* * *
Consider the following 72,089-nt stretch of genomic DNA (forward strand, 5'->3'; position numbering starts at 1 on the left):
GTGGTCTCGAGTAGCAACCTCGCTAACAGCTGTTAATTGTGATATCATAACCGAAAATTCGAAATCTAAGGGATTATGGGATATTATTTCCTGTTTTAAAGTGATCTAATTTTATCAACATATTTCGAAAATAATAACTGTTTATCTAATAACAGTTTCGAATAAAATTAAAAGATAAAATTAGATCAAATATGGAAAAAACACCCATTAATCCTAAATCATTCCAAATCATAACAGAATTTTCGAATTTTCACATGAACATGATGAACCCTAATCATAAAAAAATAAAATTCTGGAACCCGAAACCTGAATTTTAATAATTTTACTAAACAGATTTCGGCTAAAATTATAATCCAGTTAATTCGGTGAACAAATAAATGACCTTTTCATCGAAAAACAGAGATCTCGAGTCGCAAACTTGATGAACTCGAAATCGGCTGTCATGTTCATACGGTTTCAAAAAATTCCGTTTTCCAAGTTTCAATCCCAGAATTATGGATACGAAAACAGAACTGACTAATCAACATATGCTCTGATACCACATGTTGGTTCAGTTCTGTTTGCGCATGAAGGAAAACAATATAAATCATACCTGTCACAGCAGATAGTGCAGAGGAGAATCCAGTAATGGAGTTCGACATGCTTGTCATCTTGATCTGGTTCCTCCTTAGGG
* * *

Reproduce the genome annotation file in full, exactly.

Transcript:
Consider the following 72,089-nt stretch of genomic DNA (forward strand, 5'->3'; position numbering starts at 1 on the left):
GTGGTCTCGAGTAGCAACCTCGCTAACAGCTGTTAATTGTGATATCATAACCGAAAATTCGAAATCTAAGGGATTATGGGATATTATTTCCTGTTTTAAAGTGATCTAATTTTATCAACATATTTCGAAAATAATAACTGTTTATCTAATAACAGTTTCGAATAAAATTAAAAGATAAAATTAGATCAAATATGGAAAAAACACCCATTAATCCTAAATCATTCCAAATCATAACAGAATTTTCGAATTTTCACATGAACATGATGAACCCTAATCATAAAAAAATAAAATTCTGGAACCCGAAACCTGAATTTTAATAATTTTACTAAACAGATTTCGGCTAAAATTATAATCCAGTTAATTCGGTGAACAAATAAATGACCTTTTCATCGAAAAACAGAGATCTCGAGTCGCAAACTTGATGAACTCGAAATCGGCTGTCATGTTCATACGGTTTCAAAAAATTCCGTTTTCCAAGTTTCAATCCCAGAATTATGGATACGAAAACAGAACTGACTAATCAACATATGCTCTGATACCACATGTTGGTTCAGTTCTGTTTGCGCATGAAGGAAAACAATATAAATCATACCTGTCACAGCAGATAGTGCAGAGGAGAATCCAGTAATGGAGTTCGACATGCTTGTCATCTTGATCTGGTTCCTCCTTAGGG